I’ve had the opportunity to work with many post-frame businesses, as well as businesses in similar industries. In the process, I’ve observed problems that many of these businesses share in common.
If not properly addressed, these problems can lead to failure. When I say “failure,” I’m referring to several possible scenarios. Failure might mean having to close your doors for good. Or, it could mean something less severe, like failing to make a profit or having to lay off employees.
The list below does not include all of the problems that commonly plague post-frame businesses. I simply narrowed the list down to the five most important ones:
- Failing to plan
You construct buildings for a living, so you understand the importance of following plans or blueprints. You wouldn’t just start constructing a building based on thoughts floating around in your head. You don’t guess when it comes to measurements, the materials to be used, and other important details.But chances are that the most important thing you’re building right now—your own business—probably isn’t based on a well-thought out plan. Failure comes from building a business haphazardly and leaving things to guesswork. It’s like you’re putting up a wall over here, installing part of a roof over there, and circling back to add some foundation when it seems necessary.For your business to thrive, you need a clearly articulated vision and mission. Take the time and energy to consider what you want your business to look like in three years, five years, and ten years. And then try to reverse engineer how you got there by drafting a set of written plans. Devise a strategy for executing these plans over the next 1-3 years. You can revise then revise your strategy every year to make the necessary adjustments.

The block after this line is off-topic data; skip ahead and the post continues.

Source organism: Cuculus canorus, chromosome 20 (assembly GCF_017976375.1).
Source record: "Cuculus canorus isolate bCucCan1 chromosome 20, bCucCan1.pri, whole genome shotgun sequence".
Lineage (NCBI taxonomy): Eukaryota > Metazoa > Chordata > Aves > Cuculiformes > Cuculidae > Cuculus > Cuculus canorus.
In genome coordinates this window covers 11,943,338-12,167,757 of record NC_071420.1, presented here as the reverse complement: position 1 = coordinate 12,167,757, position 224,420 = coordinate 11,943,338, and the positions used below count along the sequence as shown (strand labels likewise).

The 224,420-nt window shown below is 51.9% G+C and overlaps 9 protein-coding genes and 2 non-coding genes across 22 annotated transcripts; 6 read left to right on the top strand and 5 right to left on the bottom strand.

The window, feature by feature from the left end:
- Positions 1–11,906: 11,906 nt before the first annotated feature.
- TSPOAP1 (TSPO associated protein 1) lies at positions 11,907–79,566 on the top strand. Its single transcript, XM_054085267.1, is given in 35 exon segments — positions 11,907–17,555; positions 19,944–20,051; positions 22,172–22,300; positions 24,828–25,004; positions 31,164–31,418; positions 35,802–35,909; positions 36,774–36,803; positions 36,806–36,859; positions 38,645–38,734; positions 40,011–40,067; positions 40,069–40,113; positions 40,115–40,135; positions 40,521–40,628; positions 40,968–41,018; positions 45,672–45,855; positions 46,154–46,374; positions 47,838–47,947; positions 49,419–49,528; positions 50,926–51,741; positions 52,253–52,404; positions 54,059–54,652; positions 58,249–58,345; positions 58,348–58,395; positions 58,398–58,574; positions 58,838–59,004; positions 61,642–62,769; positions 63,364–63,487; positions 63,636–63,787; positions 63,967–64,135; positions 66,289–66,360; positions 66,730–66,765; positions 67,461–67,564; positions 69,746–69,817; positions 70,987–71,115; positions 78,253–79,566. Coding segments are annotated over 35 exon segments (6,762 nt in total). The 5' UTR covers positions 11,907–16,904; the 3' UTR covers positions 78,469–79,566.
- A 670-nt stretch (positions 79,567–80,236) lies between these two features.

- No financial control
When it comes to your business’s numbers, there are “land mines” almost everywhere you step. Don’t guess when it comes to your fixed and variable costs. Know them with precision so that you can price accordingly.Test and measure everything you do. Are your strategies working? Are you making money? If so, is that reflected in your bank account? It’s possible that the strategies you think are making money simply aren’t. Numbers don’t lie.Get more disciplined about overseeing your finances, and in the process, you’ll also uncover new strategies for making more money.
- Not understanding your value proposition
Many businesses fail because they don’t understand how to match what their potential customers are looking for with what they do best. What sets your business apart from others? And don’t answer by saying “quality.” Everyone says that. What are three things you do better than the competition? Would your customers also identify these three things as your most important attributes?Find the intersection where the things you do best meet the demands of customers. You’ll then know what your core offerings should be, and you can become the best at those. You’ll also know how to position your business to customers.
- Not having the right people (or not having the right people do the right things)
Your employees are the lifeblood of your business. It’s no surprise, then, that experiencing problems with your employees can grind your business to a halt.First, you must learn how to hire the right candidate. Start by identifying your ideal employee, where you would find this person, and what your hiring process will be.
Second, you must learn how to maximize the results your employees provide. Incentive-plans, team-building, and leadership become critical in building a high-performance culture amongst your employees.
- No entrepreneurial mindset
You probably consider yourself a craftsman first and a business owner second. That’s very common in the post-frame industry. But with that mentality, it’s easy to lose sight of the big picture. You need to dream about your ideal future.Do you want to always feel like you’ve got a job at your business? If you have an entrepreneurial mindset, your objective will be to create a commercial enterprise that works for you, not the other way around. Focus on creating a business that is profitable, that does not require your constant attention, and that you could sell one day. Once you learn the art of entrepreneurship, you can buy, sell, or start other businesses.